Welcome to GPLv3
By webmink on Jun 29, 2007
Living as I do in the UK, the gadget news that has the US media all spun-up today is of no interest to me. But a slightly lower-profile story - the release of the GNU General Public License version 3 by the FSF - is a satisfying end to a long journey. When we embarked on the review of Eben and Richard's new license a year and a half ago, I can admit to being a little sceptical. I assumed what we were about to see was a plebiscite, with the appearance of review but little real change. I'm delighted that's not what happened. Instead, we saw a wide, diverse and representative group drawn together to great effect.
The actual process has been substantial, inclusive and largely public. It involved an initial conference with presentations and discussions, followed by the formation of a number of "discussion committees" which gathered representatives from all interest groups that were willing to participate (sadly not all were).
Committee B was where we corporate types met, and my colleagues David Marr and Damien Eastwood expended a tremendous amount of effort along with the large assembly of other company representatives discussing the license with Eben Moglen and the FSF. Both Damien and David have remarked in public and private that Eben and Richard Fontana have been consistent in their effort to remain available for discussion and dialogue, even (and especially) when difficult legal issues confronted Committee B.
That's not to say it's ended up framed the way everyone would want. The new license intentionally uses language aimed more at legal professionals, so some community members will find it difficult. And despite the brave words you'll hear from some of the corporate participants today the truth is that GPLv3 will cause plenty of soul-searching. I suggest measuring support by the lines of code licensed under GPLv3 rather than by the kind words spoken...
But the results of this open process are impressive. From an initial document that seemed pretty doctrinaire and exhibited clear problems for many of the businesses whose investment in staff and communities contribute so much to Free software, we have ended up in a much better place. The document is as balanced as a GPL revision can be, especially with the rough edges of the provisions affecting DRM smoothed out. It's especially pleasing to see the agreement between the FSF and the Apache Software Foundation.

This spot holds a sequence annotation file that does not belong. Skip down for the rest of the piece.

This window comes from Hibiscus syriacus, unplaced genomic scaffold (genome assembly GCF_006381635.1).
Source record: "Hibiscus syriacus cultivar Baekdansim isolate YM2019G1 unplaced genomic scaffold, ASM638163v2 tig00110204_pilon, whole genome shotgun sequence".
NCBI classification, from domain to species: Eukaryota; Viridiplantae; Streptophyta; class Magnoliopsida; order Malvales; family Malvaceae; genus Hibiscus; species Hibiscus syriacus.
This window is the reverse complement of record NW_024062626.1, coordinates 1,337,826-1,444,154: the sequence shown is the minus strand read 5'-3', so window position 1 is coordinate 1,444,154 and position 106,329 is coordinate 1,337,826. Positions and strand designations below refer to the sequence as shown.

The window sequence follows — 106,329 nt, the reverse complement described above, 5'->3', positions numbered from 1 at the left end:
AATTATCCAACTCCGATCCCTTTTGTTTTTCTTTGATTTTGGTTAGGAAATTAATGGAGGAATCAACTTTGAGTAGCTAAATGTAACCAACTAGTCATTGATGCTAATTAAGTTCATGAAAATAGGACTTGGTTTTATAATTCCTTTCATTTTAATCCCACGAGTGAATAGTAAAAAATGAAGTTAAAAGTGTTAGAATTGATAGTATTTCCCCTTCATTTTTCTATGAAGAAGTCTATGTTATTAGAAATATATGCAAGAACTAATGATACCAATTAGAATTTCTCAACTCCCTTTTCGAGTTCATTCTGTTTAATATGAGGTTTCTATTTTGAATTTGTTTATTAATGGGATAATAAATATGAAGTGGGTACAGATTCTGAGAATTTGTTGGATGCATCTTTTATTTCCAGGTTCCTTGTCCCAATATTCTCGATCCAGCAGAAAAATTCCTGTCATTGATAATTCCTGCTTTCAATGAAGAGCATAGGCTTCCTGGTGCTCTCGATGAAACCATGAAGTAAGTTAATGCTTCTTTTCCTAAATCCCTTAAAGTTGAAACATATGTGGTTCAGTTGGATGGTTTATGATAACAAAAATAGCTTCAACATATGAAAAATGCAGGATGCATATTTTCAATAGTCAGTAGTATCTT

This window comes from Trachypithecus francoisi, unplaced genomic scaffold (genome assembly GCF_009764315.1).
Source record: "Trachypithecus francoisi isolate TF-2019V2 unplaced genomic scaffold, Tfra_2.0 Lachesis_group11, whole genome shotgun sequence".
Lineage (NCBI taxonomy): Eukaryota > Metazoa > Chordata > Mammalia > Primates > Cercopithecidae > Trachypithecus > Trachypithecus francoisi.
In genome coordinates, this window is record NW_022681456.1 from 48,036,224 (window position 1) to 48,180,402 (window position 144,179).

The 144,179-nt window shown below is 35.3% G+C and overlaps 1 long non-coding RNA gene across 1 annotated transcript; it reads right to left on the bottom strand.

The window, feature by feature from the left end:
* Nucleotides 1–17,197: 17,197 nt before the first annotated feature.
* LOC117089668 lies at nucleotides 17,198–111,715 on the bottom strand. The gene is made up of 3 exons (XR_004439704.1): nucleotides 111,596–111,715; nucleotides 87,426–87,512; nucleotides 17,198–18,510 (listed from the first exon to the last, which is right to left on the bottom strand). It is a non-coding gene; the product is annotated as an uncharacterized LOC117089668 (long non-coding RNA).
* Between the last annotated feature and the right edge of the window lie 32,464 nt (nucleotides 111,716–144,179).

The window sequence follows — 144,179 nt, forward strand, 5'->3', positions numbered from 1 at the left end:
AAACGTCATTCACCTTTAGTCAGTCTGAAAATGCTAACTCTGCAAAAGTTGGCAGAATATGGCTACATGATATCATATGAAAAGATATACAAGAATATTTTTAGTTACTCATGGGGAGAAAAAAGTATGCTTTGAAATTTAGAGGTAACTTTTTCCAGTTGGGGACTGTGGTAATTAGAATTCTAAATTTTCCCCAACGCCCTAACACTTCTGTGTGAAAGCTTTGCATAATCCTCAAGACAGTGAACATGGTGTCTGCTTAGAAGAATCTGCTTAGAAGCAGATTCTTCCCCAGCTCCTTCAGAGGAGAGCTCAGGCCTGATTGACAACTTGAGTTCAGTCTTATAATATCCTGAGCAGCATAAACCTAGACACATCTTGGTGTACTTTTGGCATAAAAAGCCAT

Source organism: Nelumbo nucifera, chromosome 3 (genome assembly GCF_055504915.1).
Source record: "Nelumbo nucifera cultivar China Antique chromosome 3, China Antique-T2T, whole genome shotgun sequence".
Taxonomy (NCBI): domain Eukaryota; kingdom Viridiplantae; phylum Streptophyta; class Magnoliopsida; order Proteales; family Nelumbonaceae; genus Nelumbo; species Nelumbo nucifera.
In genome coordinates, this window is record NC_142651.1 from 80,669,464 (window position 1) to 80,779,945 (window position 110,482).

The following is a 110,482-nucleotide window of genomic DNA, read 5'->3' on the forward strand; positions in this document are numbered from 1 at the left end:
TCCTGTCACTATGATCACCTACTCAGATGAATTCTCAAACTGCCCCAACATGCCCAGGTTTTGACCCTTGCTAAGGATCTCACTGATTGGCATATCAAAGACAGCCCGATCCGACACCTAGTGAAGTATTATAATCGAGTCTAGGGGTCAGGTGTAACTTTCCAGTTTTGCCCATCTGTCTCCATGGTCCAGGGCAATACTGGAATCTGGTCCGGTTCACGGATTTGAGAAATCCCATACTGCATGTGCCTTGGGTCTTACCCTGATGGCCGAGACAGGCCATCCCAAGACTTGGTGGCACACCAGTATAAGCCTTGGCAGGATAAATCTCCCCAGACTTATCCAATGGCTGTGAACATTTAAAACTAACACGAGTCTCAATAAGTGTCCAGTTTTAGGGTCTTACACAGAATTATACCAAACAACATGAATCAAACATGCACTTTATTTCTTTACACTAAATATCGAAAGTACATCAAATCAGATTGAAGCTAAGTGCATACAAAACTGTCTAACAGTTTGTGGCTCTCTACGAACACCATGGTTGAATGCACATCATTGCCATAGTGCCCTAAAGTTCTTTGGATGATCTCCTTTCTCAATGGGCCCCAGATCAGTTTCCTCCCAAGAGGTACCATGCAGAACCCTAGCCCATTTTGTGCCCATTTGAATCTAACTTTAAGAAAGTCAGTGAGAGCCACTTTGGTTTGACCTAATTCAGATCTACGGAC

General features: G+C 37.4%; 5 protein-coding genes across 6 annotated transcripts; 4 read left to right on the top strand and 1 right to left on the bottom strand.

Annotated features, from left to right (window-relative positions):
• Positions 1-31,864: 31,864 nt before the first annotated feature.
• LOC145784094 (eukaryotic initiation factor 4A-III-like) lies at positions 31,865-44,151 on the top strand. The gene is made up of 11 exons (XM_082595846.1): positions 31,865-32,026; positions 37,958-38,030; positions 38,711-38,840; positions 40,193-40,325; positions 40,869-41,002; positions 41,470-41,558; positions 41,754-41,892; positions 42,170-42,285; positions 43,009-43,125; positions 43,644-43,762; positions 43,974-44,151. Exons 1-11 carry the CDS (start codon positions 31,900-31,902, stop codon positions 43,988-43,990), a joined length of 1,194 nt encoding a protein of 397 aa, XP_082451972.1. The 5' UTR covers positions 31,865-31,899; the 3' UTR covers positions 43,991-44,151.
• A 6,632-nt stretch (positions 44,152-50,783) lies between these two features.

The late work attempting to snuff out the sort of shady practice seen between some vendors was an unfortunate disruption, and I'm still waiting to see what the very, very last revisions to the language relating to software patents look like - I understand the text has seen revisions right up to the last minute. In the last draft there was scope for friendly-fire casualties caused by the traps set around software patent licensing; I hope that's been cured.
Sun and GPLv3
So the question I'm expecting to be faced with repeatedly over the next few weeks is, "will Sun use the GPLv3?" I think it's likely we will use it, yes, but I'm not clear yet for which code and when. We'll be carefully analysing the balance of benefits and risks in the released version of the GPLv3 and I'm not expecting to be in a position to bring a recommendation to our executive team for several weeks. I'm keen for us to take a leading position, though, even if some are sceptical of our motives.
Sun is in a position of stewardship of a large number of copyrights for Free software, and it would be a mistake for us to assume that just because on paper we own the copyrights that therefore we are free to do whatever we want. We're not. In communities where Sun is the steward (like OpenJDK and OpenSolaris), contributors are asked to share their rights with the community via Sun in part so that license changes like this are possible. While Sun holds those aggregated rights on trust, it would be a mistake to assume Sun can just change the license without any form of community discussion.
As a consequence, the licence choices for those communities will not be changing yet. If it happens, you can expect to see discussion in the affected community first. Is this a vote against GPLv3? No. It's a mark of respect for the trust placed in Sun by those communities.
I regard the GPLv3 as a great achievement by the FSF in particular and by the greater open source community of Free software communities. The discussions were long, professional and detailed. The process was inclusive and respectful while retaining the ability to be driven forward through clear leadership. The result is a strong and market-changing document.
My hearty congratulations to Richard Stallman, Eben Moglen and all of the many, many participants in the process - thank-you for including us. The unity displayed is an example that I hope will be embraced, repeated and improved upon to yield an even more vibrant community of open source communities working on Free software with mutual understanding, respect and unity of purpose.